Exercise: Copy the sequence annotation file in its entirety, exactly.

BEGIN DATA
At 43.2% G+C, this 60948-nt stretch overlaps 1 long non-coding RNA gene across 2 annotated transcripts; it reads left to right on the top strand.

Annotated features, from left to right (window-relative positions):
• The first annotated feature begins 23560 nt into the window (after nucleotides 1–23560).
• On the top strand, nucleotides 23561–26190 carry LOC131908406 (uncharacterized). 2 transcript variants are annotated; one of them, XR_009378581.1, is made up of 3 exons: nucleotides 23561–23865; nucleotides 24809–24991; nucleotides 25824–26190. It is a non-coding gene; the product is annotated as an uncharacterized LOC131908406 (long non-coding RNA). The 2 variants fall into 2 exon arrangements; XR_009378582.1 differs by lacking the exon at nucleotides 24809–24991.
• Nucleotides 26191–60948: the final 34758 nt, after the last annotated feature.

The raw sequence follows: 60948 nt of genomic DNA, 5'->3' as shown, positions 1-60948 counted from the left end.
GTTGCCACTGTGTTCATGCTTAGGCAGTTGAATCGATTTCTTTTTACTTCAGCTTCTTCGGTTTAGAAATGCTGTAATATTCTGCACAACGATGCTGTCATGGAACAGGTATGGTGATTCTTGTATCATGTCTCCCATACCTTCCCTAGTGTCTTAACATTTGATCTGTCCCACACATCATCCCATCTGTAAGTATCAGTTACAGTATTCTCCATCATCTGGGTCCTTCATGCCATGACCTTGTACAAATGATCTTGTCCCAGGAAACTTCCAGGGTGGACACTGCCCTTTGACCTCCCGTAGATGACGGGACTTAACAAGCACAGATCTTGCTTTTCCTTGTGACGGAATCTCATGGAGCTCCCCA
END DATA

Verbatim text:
At 43.2% G+C, this 60948-nt stretch overlaps 1 long non-coding RNA gene across 2 annotated transcripts; it reads left to right on the top strand.

Annotated features, from left to right (window-relative positions):
• The first annotated feature begins 23560 nt into the window (after nucleotides 1–23560).
• On the top strand, nucleotides 23561–26190 carry LOC131908406 (uncharacterized). 2 transcript variants are annotated; one of them, XR_009378581.1, is made up of 3 exons: nucleotides 23561–23865; nucleotides 24809–24991; nucleotides 25824–26190. It is a non-coding gene; the product is annotated as an uncharacterized LOC131908406 (long non-coding RNA). The 2 variants fall into 2 exon arrangements; XR_009378582.1 differs by lacking the exon at nucleotides 24809–24991.
• Nucleotides 26191–60948: the final 34758 nt, after the last annotated feature.

The raw sequence follows: 60948 nt of genomic DNA, 5'->3' as shown, positions 1-60948 counted from the left end.
GTTGCCACTGTGTTCATGCTTAGGCAGTTGAATCGATTTCTTTTTACTTCAGCTTCTTCGGTTTAGAAATGCTGTAATATTCTGCACAACGATGCTGTCATGGAACAGGTATGGTGATTCTTGTATCATGTCTCCCATACCTTCCCTAGTGTCTTAACATTTGATCTGTCCCACACATCATCCCATCTGTAAGTATCAGTTACAGTATTCTCCATCATCTGGGTCCTTCATGCCATGACCTTGTACAAATGATCTTGTCCCAGGAAACTTCCAGGGTGGACACTGCCCTTTGACCTCCCGTAGATGACGGGACTTAACAAGCACAGATCTTGCTTTTCCTTGTGACGGAATCTCATGGAGCTCCCCA